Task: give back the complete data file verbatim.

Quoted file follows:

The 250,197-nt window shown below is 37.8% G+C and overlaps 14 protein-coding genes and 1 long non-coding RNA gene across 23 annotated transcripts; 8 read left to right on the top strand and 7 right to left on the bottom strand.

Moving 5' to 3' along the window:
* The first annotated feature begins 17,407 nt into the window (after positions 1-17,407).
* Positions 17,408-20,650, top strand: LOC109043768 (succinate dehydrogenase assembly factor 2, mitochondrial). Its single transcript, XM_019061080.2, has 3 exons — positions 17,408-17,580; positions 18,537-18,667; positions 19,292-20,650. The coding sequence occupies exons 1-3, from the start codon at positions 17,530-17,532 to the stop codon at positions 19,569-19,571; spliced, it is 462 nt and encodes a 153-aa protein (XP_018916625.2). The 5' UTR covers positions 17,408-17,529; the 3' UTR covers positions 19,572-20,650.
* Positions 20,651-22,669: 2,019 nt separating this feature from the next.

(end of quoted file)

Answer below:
The 250,197-nt window shown below is 37.8% G+C and overlaps 14 protein-coding genes and 1 long non-coding RNA gene across 23 annotated transcripts; 8 read left to right on the top strand and 7 right to left on the bottom strand.

Moving 5' to 3' along the window:
* The first annotated feature begins 17,407 nt into the window (after positions 1-17,407).
* Positions 17,408-20,650, top strand: LOC109043768 (succinate dehydrogenase assembly factor 2, mitochondrial). Its single transcript, XM_019061080.2, has 3 exons — positions 17,408-17,580; positions 18,537-18,667; positions 19,292-20,650. The coding sequence occupies exons 1-3, from the start codon at positions 17,530-17,532 to the stop codon at positions 19,569-19,571; spliced, it is 462 nt and encodes a 153-aa protein (XP_018916625.2). The 5' UTR covers positions 17,408-17,529; the 3' UTR covers positions 19,572-20,650.
* Positions 20,651-22,669: 2,019 nt separating this feature from the next.